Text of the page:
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Crash Course on Public School Accommodations

A series of four articles to teach you how to navigate the public school system for accommodations for your child under a 504 plan

PART 3: Developing Stellar Accommodations


As you prepare for your upcoming 504 eligibility meeting, it is important for you to know which accommodations your child needs and to request them specifically. Eligibility for a 504 plan with accommodations is determined by the 504 team, comprising the 504 coordinator, parents, teachers, your child’s counselor, the school nurse (preferably an RN), and your child if he is in the seventh grade or higher.

Some parents hesitate to bring their children to these meetings, but it is to your child’s advantage. Everyone softens a little when young people describe how their disorder inhibits their learning. Furthermore, your child will be available immediately to answer specific questions about his experience in the classroom and to respond to suggestions the other team members may have about accommodations.

Whether or not your child attends the meeting, you will need your child’s assistance prior to the meeting to create a list of ways that hypersomnia affects her learning and to suggest supports that may help. Ask your child how and when his or her symptoms make learning more difficult. Are there certain school tasks that are more difficult than others (e.g., note taking, testing, homework completion)? How does the time of day, where they sit in the classroom, or type of assignment make a difference? What other impact does he or she observe?

After creating this list, wait a couple of days before beginning the next step. Your child will be more aware of the educational impact of the disorder and may recognize additional ways in which his or her learning is affected. Add these to your list.

The next step is to work with your child to brainstorm supports that will make each area of concern less problematic. Remember that, under the law, accommodations are not provided to allow superior performance; they level the playing field, giving your child an equal opportunity to learn, but not an advantage over other students. Your child’s disorder must have a demonstrable negative impact on learning. This does not mean your child must be failing classes, but to be eligible for accommodations under federal law, your child must be performing below the level of his or her peers in the same course.

So what kinds of accommodations are available? There’s not a predetermined list to choose from because each 504 plan is specific to each child’s needs. Some of the most common accommodations include extended time on tests, preferential seating near the source of instruction in the classroom, and copies of class presentations/notes. An online search for accommodations for your child’s diagnosis will provide you with an abundance of ideas to draw from if you are struggling to come up with your own. Remember to focus on developing accommodations that level the academic playing field for your child. If your child is already performing as well as his or her peers, the school cannot legally provide accommodations.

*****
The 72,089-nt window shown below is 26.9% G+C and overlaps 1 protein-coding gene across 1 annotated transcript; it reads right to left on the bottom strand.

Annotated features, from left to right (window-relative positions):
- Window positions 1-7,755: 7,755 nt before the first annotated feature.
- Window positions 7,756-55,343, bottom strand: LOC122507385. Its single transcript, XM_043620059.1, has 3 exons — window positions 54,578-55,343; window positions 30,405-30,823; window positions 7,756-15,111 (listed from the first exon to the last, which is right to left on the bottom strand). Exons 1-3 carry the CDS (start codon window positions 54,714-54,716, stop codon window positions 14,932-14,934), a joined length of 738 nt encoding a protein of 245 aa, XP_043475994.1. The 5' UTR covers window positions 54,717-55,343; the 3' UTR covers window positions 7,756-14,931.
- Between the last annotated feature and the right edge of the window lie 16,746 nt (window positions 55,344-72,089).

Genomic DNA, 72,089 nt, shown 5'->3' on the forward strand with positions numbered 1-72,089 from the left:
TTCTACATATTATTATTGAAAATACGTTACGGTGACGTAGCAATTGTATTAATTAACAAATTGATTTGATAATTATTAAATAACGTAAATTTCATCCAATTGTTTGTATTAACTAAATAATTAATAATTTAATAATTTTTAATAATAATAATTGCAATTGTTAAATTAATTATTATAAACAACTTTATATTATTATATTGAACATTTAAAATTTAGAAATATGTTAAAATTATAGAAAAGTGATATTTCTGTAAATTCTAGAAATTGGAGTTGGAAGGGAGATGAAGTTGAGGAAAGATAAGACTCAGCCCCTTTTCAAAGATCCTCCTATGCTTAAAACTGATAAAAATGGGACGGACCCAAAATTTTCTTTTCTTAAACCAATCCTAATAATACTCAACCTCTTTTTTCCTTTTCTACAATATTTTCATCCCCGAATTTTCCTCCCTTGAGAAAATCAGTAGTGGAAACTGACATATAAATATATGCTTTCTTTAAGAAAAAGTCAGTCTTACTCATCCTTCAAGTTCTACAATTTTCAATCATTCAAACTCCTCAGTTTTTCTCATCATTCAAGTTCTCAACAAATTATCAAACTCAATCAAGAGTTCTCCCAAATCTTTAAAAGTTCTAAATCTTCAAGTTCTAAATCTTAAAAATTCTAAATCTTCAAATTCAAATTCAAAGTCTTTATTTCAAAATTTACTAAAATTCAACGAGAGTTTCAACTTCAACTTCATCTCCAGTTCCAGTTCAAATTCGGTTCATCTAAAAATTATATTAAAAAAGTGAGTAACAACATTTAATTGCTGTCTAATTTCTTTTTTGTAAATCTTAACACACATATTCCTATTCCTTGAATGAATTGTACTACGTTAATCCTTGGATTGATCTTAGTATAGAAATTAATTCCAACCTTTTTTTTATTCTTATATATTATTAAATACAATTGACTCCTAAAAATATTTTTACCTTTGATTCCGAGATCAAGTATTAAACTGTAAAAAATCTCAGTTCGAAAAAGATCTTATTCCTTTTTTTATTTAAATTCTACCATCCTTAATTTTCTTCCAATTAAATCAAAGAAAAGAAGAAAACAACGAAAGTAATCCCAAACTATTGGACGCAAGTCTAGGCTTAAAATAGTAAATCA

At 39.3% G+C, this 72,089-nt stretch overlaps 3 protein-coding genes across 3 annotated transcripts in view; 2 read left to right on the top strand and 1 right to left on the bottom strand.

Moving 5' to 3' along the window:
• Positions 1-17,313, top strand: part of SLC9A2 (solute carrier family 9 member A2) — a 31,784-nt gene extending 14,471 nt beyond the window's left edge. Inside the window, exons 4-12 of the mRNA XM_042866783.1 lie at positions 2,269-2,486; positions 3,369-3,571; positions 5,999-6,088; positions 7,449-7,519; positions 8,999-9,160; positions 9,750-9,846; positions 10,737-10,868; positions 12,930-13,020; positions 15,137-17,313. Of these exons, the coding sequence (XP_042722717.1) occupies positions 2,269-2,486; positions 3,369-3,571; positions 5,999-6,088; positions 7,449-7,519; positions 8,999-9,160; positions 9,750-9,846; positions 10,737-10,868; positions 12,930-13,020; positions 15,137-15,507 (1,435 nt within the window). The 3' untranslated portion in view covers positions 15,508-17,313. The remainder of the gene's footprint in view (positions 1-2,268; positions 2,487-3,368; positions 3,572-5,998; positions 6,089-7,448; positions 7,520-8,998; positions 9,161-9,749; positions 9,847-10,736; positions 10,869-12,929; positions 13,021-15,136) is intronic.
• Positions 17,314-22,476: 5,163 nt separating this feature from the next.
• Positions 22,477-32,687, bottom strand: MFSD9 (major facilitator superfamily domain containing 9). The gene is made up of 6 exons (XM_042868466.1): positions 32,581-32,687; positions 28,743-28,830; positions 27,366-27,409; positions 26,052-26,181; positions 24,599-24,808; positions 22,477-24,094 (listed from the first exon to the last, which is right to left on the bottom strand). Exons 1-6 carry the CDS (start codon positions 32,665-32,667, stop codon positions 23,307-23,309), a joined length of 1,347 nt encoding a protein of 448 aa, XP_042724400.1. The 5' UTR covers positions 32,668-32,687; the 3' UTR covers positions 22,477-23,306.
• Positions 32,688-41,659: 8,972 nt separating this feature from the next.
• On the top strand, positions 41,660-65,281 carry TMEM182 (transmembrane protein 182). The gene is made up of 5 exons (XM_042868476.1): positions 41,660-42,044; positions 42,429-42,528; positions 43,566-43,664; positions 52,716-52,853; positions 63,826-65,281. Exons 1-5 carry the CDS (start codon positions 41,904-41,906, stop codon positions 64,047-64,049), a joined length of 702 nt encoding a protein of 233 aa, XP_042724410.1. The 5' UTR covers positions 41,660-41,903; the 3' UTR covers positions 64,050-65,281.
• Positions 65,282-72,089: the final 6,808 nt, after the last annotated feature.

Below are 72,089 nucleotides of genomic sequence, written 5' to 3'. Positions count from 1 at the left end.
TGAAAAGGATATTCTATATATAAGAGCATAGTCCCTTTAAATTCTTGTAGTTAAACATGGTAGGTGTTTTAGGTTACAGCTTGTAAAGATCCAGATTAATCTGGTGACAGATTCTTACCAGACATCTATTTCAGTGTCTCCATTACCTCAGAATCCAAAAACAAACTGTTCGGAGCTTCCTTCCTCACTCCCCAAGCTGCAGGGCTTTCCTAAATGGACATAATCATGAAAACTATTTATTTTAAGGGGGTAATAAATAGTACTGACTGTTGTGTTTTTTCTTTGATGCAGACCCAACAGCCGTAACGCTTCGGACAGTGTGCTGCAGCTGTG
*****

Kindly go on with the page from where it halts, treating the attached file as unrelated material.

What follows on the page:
Prior to the meeting, make a brief, bulleted list of your concerns about your child’s learning and the accommodations you think would be most helpful. You will take these notes with you to the meeting so you may fully engage in the discussion with other members of the 504 team. Also, consider providing the 504 coordinator with this information a few days before the meeting. This will help the meeting move more quickly and keep it focused on accommodating your child. Furthermore, when you develop your list of requested accommodations, you become a more confident, informed, and assertive advocate for your child, making it more likely that your child will get the needed accommodations.

Some 504 meetings go smoothly, whereas others feel like battlefields. During a difficult meeting, you may feel frustrated, helpless or battered, but try not to show it. You will get the best results when you present a calm, assertive, and respectful demeanor. Everyone wants the best for your child, even if it doesn’t feel that way in the moment.

At the end of the meeting, if you think that your child requires additional accommodations, calmly state your concerns and request the name of the person you may contact to discuss it further, which will likely be someone at the district level. If at any time you need more assistance, contact an educational consultant or lawyer with experience in 504 plans to review the accommodations and help you determine the next step.

Next article: Squeaky Wheel Strategies